A role for the metalloprotease invadolysin in insulin signaling and adipogenesis

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Abstract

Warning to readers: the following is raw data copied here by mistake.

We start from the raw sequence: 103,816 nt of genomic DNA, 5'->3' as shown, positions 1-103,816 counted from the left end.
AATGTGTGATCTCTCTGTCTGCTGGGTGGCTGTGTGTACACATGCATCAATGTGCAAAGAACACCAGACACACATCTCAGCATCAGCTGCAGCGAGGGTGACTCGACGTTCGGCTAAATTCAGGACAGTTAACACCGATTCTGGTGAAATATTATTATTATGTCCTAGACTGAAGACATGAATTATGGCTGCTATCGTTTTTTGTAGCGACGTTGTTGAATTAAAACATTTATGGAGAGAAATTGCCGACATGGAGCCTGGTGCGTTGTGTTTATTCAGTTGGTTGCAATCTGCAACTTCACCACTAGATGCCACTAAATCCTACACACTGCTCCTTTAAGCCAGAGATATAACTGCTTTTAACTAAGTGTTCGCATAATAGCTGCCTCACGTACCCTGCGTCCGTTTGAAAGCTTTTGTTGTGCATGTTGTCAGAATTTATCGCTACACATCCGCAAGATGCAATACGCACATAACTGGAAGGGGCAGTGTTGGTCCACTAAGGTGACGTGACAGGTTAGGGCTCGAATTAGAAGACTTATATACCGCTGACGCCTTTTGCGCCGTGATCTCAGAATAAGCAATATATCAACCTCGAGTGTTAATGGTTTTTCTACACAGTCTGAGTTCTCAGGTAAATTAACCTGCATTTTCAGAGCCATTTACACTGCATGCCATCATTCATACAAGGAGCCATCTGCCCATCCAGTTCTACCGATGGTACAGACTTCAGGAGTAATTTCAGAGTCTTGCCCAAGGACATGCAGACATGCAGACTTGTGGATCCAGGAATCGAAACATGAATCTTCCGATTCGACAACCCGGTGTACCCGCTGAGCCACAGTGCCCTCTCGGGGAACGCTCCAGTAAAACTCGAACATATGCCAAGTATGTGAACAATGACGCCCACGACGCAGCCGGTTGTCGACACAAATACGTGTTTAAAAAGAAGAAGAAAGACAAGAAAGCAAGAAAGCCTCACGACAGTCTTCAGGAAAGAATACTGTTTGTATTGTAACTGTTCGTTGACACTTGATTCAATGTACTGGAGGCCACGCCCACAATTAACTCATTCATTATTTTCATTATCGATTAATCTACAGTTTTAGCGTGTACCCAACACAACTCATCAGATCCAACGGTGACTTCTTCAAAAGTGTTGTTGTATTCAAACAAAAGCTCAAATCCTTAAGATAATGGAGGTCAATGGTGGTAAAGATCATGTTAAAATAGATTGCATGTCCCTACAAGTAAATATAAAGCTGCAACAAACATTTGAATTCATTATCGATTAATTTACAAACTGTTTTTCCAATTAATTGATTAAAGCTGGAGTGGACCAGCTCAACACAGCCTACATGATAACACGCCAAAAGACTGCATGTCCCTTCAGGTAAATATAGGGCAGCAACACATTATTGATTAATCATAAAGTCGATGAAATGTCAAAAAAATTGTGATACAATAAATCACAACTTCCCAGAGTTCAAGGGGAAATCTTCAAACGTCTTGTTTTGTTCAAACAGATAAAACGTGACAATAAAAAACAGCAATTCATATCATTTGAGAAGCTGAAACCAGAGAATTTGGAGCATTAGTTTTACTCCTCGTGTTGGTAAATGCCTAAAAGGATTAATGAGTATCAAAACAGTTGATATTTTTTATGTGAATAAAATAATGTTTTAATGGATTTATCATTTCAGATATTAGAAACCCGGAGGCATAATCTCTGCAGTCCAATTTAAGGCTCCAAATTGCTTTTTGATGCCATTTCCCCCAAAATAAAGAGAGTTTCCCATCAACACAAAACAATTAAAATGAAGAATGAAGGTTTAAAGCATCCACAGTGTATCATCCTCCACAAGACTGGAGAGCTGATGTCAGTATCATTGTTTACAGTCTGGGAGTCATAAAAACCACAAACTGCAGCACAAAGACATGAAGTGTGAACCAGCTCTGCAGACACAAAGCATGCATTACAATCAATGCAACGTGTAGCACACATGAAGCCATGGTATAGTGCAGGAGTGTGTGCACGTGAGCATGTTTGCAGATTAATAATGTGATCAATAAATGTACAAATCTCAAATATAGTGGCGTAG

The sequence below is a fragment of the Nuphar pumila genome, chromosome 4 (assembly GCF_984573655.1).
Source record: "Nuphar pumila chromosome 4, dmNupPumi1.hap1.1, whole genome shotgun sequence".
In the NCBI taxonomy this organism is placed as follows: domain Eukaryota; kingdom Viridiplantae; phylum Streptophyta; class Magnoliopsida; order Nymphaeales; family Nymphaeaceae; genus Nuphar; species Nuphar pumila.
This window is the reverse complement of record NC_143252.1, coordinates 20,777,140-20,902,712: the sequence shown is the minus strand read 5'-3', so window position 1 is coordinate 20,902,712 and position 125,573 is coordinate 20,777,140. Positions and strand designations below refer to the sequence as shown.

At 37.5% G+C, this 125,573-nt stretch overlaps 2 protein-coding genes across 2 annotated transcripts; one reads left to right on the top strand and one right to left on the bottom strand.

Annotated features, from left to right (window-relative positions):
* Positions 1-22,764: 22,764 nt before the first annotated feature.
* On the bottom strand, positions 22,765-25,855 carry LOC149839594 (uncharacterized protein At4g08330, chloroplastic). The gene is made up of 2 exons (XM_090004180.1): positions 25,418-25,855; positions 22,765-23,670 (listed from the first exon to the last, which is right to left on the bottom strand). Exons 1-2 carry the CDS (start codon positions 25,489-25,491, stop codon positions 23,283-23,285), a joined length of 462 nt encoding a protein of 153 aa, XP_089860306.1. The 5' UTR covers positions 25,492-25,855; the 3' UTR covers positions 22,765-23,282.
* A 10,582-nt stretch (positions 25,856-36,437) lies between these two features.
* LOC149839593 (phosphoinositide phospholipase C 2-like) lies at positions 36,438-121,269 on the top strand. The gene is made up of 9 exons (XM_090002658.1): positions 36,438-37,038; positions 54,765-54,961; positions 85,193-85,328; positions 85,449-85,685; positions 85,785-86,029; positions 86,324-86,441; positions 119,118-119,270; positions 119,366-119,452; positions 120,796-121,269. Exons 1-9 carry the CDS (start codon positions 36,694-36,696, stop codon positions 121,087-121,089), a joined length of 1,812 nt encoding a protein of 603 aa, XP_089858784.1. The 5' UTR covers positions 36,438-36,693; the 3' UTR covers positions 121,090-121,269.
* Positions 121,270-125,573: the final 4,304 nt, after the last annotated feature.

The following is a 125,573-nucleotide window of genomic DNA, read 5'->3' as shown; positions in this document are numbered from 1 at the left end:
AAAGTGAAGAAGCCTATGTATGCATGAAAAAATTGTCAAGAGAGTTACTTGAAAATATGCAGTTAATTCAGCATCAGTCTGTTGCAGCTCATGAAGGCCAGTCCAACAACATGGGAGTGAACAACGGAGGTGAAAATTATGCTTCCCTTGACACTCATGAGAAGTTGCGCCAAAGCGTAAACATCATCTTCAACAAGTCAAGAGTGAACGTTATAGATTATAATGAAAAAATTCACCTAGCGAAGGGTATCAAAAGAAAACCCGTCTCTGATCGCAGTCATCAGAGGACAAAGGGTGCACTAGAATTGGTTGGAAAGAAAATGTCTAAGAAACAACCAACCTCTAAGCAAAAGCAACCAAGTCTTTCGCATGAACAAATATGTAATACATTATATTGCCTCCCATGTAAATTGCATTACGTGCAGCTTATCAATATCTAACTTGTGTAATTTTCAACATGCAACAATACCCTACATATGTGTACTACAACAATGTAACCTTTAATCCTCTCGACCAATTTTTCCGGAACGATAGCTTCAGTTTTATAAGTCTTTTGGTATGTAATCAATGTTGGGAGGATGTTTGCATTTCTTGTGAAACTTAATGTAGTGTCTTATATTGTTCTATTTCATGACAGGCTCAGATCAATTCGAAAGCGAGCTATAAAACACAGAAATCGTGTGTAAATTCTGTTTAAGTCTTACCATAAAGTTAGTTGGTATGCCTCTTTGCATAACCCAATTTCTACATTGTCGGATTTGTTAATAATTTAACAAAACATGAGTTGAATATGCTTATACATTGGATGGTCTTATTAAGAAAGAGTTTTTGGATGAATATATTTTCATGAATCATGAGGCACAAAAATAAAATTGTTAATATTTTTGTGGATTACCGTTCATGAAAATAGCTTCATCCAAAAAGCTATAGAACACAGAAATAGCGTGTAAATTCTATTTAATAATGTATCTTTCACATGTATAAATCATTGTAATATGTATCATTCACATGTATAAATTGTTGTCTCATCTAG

Invadolysin is a novel metalloprotease conserved amongst metazoans that is essential for life in Drosophila. We previously showed that invadolysin was essential for the cell cycle and cell migration, linking to metabolism through a role in lipid storage and interaction with mitochondrial proteins. In this study we demonstrate that invadolysin mutants exhibit increased autophagy and decreased glycogen storage - suggestive of a role for invadolysin in insulin signaling in Drosophila. Consistent with this, effectors of insulin signaling were decreased in invadolysin mutants. In addition, we discovered that invadolysin was deposited on newly synthesized lipid droplets in a PKC-dependent manner. We examined two in vitro models of adipogenesis for the expression and localization of invadolysin. The level of invadolysin increased during both murine 3T3-L1 and human Simpson-Golabi-Behmel syndrome (SGBS), adipogenesis. Invadolysin displayed a dynamic localization to lipid droplets over the course of adipogenesis, which may be due to the differential expression of distinct invadolysin variants. Pharmacological inhibition of adipogenesis abrogated the increase in invadolysin. In summary, our results on in vivo and in vitro systems highlight an important role for invadolysin in insulin signaling and adipogenesis.

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